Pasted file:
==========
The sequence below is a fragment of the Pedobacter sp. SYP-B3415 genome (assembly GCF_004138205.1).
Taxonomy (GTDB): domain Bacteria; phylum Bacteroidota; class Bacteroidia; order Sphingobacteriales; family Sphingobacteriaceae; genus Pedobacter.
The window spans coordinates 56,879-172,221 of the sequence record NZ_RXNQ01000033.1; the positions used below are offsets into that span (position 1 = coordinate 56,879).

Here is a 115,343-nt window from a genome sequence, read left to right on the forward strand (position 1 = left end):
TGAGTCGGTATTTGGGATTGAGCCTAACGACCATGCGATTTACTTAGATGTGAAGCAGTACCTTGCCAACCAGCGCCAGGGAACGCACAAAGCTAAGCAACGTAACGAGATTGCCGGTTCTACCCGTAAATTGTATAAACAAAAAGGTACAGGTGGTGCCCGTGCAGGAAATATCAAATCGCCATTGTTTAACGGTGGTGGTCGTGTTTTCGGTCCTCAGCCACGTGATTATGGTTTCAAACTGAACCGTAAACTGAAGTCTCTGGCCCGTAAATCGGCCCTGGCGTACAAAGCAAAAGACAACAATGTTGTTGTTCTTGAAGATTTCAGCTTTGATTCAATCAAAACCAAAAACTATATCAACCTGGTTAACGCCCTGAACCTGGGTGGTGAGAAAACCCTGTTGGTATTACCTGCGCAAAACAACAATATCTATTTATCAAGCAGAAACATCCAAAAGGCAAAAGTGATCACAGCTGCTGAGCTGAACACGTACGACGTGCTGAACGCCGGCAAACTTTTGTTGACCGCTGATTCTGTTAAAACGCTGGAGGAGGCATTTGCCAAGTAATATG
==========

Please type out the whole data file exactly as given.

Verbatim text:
The sequence below is a fragment of the Pedobacter sp. SYP-B3415 genome (assembly GCF_004138205.1).
Taxonomy (GTDB): domain Bacteria; phylum Bacteroidota; class Bacteroidia; order Sphingobacteriales; family Sphingobacteriaceae; genus Pedobacter.
The window spans coordinates 56,879-172,221 of the sequence record NZ_RXNQ01000033.1; the positions used below are offsets into that span (position 1 = coordinate 56,879).

Here is a 115,343-nt window from a genome sequence, read left to right on the forward strand (position 1 = left end):
TGAGTCGGTATTTGGGATTGAGCCTAACGACCATGCGATTTACTTAGATGTGAAGCAGTACCTTGCCAACCAGCGCCAGGGAACGCACAAAGCTAAGCAACGTAACGAGATTGCCGGTTCTACCCGTAAATTGTATAAACAAAAAGGTACAGGTGGTGCCCGTGCAGGAAATATCAAATCGCCATTGTTTAACGGTGGTGGTCGTGTTTTCGGTCCTCAGCCACGTGATTATGGTTTCAAACTGAACCGTAAACTGAAGTCTCTGGCCCGTAAATCGGCCCTGGCGTACAAAGCAAAAGACAACAATGTTGTTGTTCTTGAAGATTTCAGCTTTGATTCAATCAAAACCAAAAACTATATCAACCTGGTTAACGCCCTGAACCTGGGTGGTGAGAAAACCCTGTTGGTATTACCTGCGCAAAACAACAATATCTATTTATCAAGCAGAAACATCCAAAAGGCAAAAGTGATCACAGCTGCTGAGCTGAACACGTACGACGTGCTGAACGCCGGCAAACTTTTGTTGACCGCTGATTCTGTTAAAACGCTGGAGGAGGCATTTGCCAAGTAATATG